Since 1997, Cessna has been telling pilots of most of its light twins not to fly in known icing — but not all, as a previous report in Flying‘s eNewsletter suggested. Cessna issued a Mandatory Service Bulletin back then (MEB97-4) requiring that those twins not approved for flight in known icing (FIKI) have placards installed to that effect, and also advising an increase in approach speed should icing be encountered by accident. But the FAA has decided that the accident record since then shows the service bulletin wasn’t enough, and has issued an official airworthiness directive (AD), effective April 7, making it against the FARs not to comply with Cessna’s Mandatory Service Bulletin.
Bob Thomason, President of The Twin Cessna Flyer, pointed out that the original Flying eNewsletter report was incorrect in suggesting that all aircraft of the series specified in the AD were included. Several Cessna light twin models remain eligible for FIKI approval “when properly equipped and certified,” and the AD does not remove that authorization for those that were previously approved. When news of the AD came from the FAA, Twin Cessna Flyer’s Technical Director, Tony Saxton, emailed the membership with a clarification, including a partial list of the specific models and serial number ranges that may be approved for FIKI, and thus not subject to the AD. The original Cessna Mandatory Service Bulletin contains a detailed list of the specific aircraft serial number ranges from each model that may be eligible for FIKI, “when properly equipped and certified.” Saxton said it is unclear how many Cessna light twins are so equipped and certified.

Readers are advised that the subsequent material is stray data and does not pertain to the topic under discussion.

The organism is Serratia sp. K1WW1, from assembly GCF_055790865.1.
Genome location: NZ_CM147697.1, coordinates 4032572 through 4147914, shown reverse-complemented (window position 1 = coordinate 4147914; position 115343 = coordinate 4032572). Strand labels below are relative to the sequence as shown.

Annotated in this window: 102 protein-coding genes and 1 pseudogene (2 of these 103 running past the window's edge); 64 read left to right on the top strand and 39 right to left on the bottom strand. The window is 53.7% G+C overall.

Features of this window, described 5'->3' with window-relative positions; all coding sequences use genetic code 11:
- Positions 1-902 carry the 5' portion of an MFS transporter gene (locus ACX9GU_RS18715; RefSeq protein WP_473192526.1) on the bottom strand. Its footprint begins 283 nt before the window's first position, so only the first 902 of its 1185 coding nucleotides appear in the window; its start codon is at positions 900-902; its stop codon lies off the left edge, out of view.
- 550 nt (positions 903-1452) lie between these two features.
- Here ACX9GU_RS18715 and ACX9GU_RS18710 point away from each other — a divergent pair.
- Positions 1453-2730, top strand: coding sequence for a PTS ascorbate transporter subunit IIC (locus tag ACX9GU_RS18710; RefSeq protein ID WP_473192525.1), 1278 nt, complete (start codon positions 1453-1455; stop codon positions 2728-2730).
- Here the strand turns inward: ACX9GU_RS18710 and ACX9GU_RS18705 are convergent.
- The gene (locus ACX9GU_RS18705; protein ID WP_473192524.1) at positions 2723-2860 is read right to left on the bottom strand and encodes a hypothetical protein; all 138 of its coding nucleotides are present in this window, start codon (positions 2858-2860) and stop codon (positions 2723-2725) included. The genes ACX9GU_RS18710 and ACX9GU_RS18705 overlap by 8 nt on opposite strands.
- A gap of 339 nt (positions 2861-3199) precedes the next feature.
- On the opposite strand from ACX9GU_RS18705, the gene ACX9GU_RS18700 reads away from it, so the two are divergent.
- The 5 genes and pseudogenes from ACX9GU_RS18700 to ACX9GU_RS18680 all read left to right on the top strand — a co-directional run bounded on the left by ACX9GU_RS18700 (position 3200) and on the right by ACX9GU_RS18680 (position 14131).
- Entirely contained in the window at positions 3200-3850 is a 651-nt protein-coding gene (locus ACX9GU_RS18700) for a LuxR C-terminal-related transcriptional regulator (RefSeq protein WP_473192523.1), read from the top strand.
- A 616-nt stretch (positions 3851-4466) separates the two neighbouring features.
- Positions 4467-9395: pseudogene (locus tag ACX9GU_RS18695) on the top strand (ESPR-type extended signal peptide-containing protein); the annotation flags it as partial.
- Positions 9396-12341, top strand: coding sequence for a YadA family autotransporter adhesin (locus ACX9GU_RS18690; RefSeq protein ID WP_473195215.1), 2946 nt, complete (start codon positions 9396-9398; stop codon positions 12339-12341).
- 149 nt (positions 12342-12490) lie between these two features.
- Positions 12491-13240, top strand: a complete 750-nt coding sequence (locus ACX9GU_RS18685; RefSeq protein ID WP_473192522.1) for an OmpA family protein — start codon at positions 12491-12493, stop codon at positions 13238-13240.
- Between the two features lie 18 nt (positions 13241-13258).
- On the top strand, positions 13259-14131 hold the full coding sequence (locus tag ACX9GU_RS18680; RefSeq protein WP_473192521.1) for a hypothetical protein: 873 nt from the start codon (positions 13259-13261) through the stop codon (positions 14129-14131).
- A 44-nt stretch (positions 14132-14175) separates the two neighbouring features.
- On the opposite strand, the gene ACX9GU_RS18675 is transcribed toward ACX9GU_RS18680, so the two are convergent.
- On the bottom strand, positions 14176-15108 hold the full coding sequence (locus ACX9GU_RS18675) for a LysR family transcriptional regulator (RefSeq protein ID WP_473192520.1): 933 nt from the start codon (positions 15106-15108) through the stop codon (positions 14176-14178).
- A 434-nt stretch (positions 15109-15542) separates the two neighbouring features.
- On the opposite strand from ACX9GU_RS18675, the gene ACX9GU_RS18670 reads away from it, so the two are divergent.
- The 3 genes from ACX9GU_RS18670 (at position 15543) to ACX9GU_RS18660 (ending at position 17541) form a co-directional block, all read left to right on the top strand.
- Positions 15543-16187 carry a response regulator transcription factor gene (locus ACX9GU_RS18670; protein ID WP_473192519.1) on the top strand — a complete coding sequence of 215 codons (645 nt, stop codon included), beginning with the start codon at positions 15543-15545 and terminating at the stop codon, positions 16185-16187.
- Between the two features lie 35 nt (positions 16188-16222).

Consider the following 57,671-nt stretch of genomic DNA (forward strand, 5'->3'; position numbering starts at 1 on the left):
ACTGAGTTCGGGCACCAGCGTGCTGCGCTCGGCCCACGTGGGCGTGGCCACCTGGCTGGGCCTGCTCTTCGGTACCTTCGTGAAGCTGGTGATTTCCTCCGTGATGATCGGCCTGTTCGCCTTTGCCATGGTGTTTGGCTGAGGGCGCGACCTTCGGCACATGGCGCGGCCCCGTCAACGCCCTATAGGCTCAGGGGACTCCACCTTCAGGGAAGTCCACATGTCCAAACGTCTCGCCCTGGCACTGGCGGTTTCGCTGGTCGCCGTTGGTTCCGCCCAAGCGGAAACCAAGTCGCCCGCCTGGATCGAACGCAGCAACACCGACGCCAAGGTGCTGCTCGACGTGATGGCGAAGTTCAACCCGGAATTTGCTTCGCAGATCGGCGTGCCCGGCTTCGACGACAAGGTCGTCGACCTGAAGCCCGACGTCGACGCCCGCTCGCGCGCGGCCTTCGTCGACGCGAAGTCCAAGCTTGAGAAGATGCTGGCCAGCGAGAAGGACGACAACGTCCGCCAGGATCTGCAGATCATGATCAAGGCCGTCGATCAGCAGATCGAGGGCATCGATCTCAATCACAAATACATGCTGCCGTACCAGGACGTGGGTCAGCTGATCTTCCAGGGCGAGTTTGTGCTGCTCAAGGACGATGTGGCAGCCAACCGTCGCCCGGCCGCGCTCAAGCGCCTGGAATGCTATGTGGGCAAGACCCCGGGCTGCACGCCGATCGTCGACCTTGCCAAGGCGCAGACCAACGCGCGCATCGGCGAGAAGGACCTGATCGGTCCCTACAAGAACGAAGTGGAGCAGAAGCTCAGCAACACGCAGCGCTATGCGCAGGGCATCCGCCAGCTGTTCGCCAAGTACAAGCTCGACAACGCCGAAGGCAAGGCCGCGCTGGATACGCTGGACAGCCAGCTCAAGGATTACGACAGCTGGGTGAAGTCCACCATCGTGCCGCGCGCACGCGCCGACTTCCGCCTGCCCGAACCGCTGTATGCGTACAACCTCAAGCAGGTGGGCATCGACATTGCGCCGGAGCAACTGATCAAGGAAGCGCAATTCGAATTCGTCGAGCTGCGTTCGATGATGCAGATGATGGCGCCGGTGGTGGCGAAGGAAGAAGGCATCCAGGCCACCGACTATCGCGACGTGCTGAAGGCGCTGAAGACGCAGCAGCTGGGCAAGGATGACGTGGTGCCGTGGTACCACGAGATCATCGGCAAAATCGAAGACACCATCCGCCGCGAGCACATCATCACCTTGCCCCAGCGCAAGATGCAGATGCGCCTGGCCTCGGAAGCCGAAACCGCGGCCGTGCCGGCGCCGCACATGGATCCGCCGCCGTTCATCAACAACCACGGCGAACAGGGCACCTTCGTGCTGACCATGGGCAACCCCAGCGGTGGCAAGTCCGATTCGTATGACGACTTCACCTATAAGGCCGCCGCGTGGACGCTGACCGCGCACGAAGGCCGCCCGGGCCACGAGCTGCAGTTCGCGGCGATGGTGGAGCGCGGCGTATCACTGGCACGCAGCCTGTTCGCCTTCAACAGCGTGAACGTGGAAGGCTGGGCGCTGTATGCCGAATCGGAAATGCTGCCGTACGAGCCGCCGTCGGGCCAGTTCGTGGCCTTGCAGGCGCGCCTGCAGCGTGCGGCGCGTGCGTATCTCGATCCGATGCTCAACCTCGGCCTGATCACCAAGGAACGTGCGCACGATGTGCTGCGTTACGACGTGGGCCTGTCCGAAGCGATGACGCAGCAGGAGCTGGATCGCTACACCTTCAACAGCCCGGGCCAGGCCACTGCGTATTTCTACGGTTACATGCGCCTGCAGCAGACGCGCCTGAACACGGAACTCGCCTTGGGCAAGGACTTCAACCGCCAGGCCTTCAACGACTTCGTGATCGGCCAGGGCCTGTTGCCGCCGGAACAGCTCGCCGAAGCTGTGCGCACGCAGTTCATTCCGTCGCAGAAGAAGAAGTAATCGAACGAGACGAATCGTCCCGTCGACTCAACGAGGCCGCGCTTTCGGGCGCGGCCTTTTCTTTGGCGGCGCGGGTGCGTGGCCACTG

The AD calls for installation of a placard on the panel (it can be added by anyone with a private pilot license as long as it is entered in the aircraft log) indicating that the aircraft may not be operated in known icing conditions, and that should the flight encounter icing inadvertently, approach speed must be increased by 15 knots.
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